A bill that would allow California racetracks and simulcast wagering facilities to conduct betting on professional and collegiate sporting events has been introduced in the state legislature.
The measure would also allow card clubs and tribal gaming casinos to conduct sports betting, a multi-billion dollar industry nationally, for the first time in the state.
Current federal law prohibits such wagering under the Professional and Amateur Sports Protection Act of 1992, but makes exceptions for the states of Montana, Oregon, Delaware, and Nevada.
New Jersey, which passed a law similar to the one proposed in California in January following approval by voters in a nonbinding referendum, plans to challenge the federal ban. It contends the act violates provisions under the commerce and equal protection clauses of the U.S. Constitution, according to a state senate consultant.
SB 1390 was introduced Feb. 24 by Sen. Roderick Wright, Democratic chairman of the senate's governmental organization committee, which oversees horse racing and public gaming. The measure is expected to get a first hearing before the committee in April, according to Paul Donahue, a G.O. committee consultant who is preparing an analysis of the measure.
Wright's Southern California district includes Hollywood Park, which is in imminent danger of being razed for a large-scale commercial and residential redevelopment.
"Senator Wright has a real affinity for the horse racing industry," Donahue said. "He's kind of old school in that he doesn't want to see these racetracks turned into condominiums."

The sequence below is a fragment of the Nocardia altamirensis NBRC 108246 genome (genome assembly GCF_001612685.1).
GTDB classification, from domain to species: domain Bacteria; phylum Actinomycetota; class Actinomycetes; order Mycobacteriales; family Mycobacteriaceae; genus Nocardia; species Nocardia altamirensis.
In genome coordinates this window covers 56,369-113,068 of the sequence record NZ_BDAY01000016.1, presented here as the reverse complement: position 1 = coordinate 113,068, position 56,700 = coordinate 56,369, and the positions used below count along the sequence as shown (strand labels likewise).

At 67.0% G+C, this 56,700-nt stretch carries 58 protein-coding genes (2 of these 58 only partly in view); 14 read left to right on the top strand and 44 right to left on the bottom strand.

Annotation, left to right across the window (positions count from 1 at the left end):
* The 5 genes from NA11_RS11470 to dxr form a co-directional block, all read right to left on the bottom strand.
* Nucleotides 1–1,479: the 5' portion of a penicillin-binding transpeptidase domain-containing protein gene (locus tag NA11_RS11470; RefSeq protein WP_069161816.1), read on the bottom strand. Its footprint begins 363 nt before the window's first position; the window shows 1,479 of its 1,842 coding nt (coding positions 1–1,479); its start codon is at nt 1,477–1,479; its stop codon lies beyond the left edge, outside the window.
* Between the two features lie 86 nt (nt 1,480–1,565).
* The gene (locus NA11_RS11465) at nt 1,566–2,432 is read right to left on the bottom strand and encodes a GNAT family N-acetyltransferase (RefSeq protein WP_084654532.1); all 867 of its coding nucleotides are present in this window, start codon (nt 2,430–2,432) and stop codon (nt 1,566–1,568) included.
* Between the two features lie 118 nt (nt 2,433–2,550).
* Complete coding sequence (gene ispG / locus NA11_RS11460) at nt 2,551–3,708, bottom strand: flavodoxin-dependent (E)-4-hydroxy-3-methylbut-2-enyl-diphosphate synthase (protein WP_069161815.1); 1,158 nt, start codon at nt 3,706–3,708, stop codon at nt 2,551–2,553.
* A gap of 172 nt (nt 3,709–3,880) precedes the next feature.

More than the revenue it would provide, sports betting is viewed primarily as a way to get people back to the racetrack, Donahue believes.
He said that California is one of seven or eight states looking at sports betting legislation in expectation that the federal ban will be overturned. He said that many legal observers feel that PASPA is unconstitutional so it is important to get a state law on the books.
"There's no rational basis for the federal law," Donahue said. "Oregon can have sports betting on every street corner if it wants to. But we can't do the same thing in this state."
Under the bill's provisions, sports betting could only be conducted in person at licensed California facilities. No bets could be taken over the phone or via the Internet. The California Horse Racing Board and the California Gambling Control Commission, in collaboration with the state's Department of Justice, would regulate the activity and oversee licensing.
"It makes sense to have the agencies that have already done the licensing be in charge of regulating it," Donahue said. "By opening it up to all those who are licensed to conduct wagering, no one is being favored. We are not creating a new class to be licensed."
Kirk Breed, executive director of the CHRB, said the addition of sports betting would present no major changes in enforcement or investigation procedures for the agency.
"All of us in horse racing feel that sports betting is a natural match with racetracks and satellite wagering," Breed said. "It provides an incentive for more people to come to the racetrack, especially young people. Personally, I think it's something we've got to get done."
Facility operators would be in charge of setting odds, according to the bill.
"The bill is legitimizing something that has been going on in California illegally for a long time," Donahue said. "It also provides an economic incentive to enhance their (tracks and simulcast facilities) business opportunities. And it's something the people of California should be allowed to do."
It's not clear what kind of impact sports betting would have on betting establishments or state revenues. A revenue projection is not yet completed, Donahue said.
"If everything lines up correctly, we would look very favorably at the possibilites this bill provides," said Christopher Korby, executive director of the California Authority of Racing Fairs.